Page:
Every piece of Lucy Spink’s jewellery is handcrafted in her small workshop. The techniques she uses are ones that have remained unchanged for hundreds of years. 

The hands-on approach means her work feels organic, allowing marks made during the process to remain as an integral part of the surface, giving the owner a glimpse of how each piece has been formed.

Last month we visited Lucy in her garden studio in Cornwall. Over cups of coffee, we put together a unique collection available online at The Byre for her artist feature, talked through her processes and what inspires her work.

Lucy – thank you for agreeing to be a featured artist for The Byre! Can you tell us about a typical day at the studio for you?

I start everyday with a dog walk, whatever the weather! Walking in beautiful natural landscapes is my reset button, my time to think and mull over new ideas and search for new inspiration. I fill my pockets with pebbles and lichen covered twigs (and a beach clean if that’s where I end up) and then head back to the studio.

Of course, there is admin to do most days, but that isn’t the interesting part. The part I love, the part which makes me tick, is sitting down to my bench and picking up a brand new piece of silver or gold and getting to work cutting, filing, texturing and shaping. 

From just a few glimpses around your studio, at the lichen and pebbles collected around the space, we can see that you are heavily inspired by and sympathetic with the natural world. How does this feed into your collections?

Each collection has its own unique character from the strong rectangular shapes inspired by ancient standing stones to the delicate whispy forms of lichens. Texture plays a big part in my work as well, I am drawn to tactile surfaces and I think touch is a huge part of how we experience the world.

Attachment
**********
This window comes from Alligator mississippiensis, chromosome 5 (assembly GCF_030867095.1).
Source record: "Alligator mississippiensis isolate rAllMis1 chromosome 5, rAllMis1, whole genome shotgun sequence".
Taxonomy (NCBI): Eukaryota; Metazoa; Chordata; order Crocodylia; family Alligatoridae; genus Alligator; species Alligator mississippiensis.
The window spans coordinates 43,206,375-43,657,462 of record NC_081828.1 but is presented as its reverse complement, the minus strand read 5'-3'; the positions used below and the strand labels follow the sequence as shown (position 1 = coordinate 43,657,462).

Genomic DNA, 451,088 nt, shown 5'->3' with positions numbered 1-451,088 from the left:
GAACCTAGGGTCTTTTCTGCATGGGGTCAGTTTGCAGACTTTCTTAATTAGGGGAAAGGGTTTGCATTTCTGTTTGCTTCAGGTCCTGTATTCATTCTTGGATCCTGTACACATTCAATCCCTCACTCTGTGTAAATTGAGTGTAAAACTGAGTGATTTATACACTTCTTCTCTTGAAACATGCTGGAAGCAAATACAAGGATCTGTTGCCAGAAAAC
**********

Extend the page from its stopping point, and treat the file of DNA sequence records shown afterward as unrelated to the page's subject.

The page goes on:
Are there any artists, makers or writers that you often look to for motivation to push your work forward?

The Precious Collective has been a really big influence in pushing my work forwards, it is where the Lichen Brooches started out. (Precious Collective is an international group of jewellers working in unusual forms and mediums of which I am a member)

Stuart Cairns is a wonderful maker using found things and describes himself as “a small life stuffed with wonder”. I love that. Robert Macfarlane writes about those small (and large) wonders and I have loved reading his work since the first time I picked up his books. I think it’s the people who look about at nature with wide eyed wonderment and create work that encapsulates that energy who inspire me most.

Your organic lichen brooches – a singular piece of lichen held in place using a copper outline of the shape – are simply stunning. Can you tell us a little more about this series of work?

As mentioned before, these grew from the first exhibition of the Precious Collective. The brooches are the beginning of a new body of work, I have already started working on other pieces that will be made in Silver and Gold and less ethereal.

I have loved making these with the intent in the work that the lichen will degrade over time and the wearer can then open up the little claws and replace it with their own treasured finds.

Some of my most treasured things are pieces of wood or seeds I have found while walking and by turning them into jewellery, wearing them close to our bodies, we can be connected to the external living world and watch the transformation of this jewellery just as nature transforms through the seasons.

What’s your most-used – or favourite – technique when making your jewellery? We love the look of the oxidised silver in your pieces.

Oxidising works on all sorts of surfaces, reticulated silver is particularly good as the surface changes and evolves as the black patina is rubbed away through wear.

However it is not everyone’s cup of tea and reticulated silver has a very special way of catching the light so it looks like it is shimmering which you can really see when the metal is left its natural colour.

Could you tell us a bit of information about the collection of work you’ve put together for you artist feature at The Byre?

The main piece of work for this is a beautiful necklace designed around a stunning piece of rutile quartz. It is a one off design using the fabulous texture of reticulated silver and the strong rectangular shapes which dominate my Monolith range. There are elements of recycled 18ct gold in some of the pieces which represent the human connection to landscape and the importance of our natural environment.